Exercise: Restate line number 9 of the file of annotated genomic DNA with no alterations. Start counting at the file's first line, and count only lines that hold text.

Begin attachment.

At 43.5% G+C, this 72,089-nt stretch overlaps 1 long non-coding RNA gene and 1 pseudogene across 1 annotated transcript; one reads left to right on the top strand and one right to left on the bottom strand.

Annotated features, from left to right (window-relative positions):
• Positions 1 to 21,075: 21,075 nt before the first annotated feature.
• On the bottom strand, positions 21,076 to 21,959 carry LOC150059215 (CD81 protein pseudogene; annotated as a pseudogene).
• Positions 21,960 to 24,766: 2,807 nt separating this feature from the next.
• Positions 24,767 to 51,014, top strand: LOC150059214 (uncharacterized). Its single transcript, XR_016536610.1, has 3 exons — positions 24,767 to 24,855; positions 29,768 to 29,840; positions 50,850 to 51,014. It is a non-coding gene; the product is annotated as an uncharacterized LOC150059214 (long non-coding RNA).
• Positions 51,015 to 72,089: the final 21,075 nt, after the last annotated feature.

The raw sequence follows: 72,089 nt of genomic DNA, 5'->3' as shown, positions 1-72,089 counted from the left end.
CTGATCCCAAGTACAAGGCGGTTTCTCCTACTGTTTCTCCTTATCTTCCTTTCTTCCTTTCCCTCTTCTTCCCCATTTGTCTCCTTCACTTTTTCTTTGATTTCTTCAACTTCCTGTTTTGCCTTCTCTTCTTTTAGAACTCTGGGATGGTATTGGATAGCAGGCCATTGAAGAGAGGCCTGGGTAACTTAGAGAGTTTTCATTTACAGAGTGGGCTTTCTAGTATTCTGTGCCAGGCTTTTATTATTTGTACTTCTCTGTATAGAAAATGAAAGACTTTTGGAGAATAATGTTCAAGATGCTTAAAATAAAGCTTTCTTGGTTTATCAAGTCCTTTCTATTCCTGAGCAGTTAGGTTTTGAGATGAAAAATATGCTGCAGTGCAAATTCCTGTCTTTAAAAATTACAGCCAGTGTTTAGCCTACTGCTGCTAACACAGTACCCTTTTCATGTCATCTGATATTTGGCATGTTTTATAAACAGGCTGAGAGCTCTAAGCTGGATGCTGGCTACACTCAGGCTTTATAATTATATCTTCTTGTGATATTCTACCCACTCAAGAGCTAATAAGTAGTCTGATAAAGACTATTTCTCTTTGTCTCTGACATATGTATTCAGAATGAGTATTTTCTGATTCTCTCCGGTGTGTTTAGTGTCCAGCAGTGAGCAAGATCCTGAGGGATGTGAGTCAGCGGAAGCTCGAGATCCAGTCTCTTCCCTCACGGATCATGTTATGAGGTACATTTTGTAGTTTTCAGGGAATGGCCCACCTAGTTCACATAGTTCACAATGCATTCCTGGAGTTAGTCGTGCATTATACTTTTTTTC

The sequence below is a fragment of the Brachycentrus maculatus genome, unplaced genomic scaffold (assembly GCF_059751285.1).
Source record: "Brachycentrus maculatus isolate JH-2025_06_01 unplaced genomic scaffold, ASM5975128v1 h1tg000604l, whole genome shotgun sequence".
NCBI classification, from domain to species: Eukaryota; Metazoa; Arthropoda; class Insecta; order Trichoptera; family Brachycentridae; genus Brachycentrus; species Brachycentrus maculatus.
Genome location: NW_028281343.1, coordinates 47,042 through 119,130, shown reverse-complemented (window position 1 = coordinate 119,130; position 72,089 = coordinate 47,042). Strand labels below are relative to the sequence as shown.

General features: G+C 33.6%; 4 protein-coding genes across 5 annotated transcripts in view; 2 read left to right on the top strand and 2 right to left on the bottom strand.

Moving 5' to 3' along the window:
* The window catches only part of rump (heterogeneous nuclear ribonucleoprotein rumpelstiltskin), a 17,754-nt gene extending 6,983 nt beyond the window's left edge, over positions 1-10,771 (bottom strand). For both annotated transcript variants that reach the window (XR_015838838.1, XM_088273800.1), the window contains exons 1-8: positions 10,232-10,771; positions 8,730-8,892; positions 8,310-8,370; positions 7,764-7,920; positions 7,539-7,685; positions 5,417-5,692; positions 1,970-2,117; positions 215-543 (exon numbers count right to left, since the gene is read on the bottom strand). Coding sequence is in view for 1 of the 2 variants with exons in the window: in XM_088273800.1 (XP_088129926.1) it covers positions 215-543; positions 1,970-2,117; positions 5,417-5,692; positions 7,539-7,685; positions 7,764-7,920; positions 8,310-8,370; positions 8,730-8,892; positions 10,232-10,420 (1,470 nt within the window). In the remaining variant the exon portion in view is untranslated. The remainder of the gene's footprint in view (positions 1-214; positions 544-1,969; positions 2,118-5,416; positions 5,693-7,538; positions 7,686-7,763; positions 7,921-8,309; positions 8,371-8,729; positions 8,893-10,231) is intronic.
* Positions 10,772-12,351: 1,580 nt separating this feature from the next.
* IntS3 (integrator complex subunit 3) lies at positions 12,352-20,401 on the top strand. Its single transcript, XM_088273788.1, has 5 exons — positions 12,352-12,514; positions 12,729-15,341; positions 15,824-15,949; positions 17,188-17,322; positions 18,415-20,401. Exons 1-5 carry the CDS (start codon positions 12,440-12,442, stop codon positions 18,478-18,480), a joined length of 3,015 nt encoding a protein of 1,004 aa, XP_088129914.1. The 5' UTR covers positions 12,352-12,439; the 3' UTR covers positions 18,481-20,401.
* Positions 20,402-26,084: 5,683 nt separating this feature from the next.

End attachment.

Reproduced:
CTGATCCCAAGTACAAGGCGGTTTCTCCTACTGTTTCTCCTTATCTTCCTTTCTTCCTTTCCCTCTTCTTCCCCATTTGTCTCCTTCACTTTTTCTTTGATTTCTTCAACTTCCTGTTTTGCCTTCTCTTCTTTTAGAACTCTGGGATGGTATTGGATAGCAGGCCATTGAAGAGAGGCCTGGGTAACTTAGAGAGTTTTCATTTACAGAGTGGGCTTTCTAGTATTCTGTGCCAGGCTTTTATTATTTGTACTTCTCTGTATAGAAAATGAAAGACTTTTGGAGAATAATGTTCAAGATGCTTAAAATAAAGCTTTCTTGGTTTATCAAGTCCTTTCTATTCCTGAGCAGTTAGGTTTTGAGATGAAAAATATGCTGCAGTGCAAATTCCTGTCTTTAAAAATTACAGCCAGTGTTTAGCCTACTGCTGCTAACACAGTACCCTTTTCATGTCATCTGATATTTGGCATGTTTTATAAACAGGCTGAGAGCTCTAAGCTGGATGCTGGCTACACTCAGGCTTTATAATTATATCTTCTTGTGATATTCTACCCACTCAAGAGCTAATAAGTAGTCTGATAAAGACTATTTCTCTTTGTCTCTGACATATGTATTCAGAATGAGTATTTTCTGATTCTCTCCGGTGTGTTTAGTGTCCAGCAGTGAGCAAGATCCTGAGGGATGTGAGTCAGCGGAAGCTCGAGATCCAGTCTCTTCCCTCACGGATCATGTTATGAGGTACATTTTGTAGTTTTCAGGGAATGGCCCACCTAGTTCACATAGTTCACAATGCATTCCTGGAGTTAGTCGTGCATTATACTTTTTTTC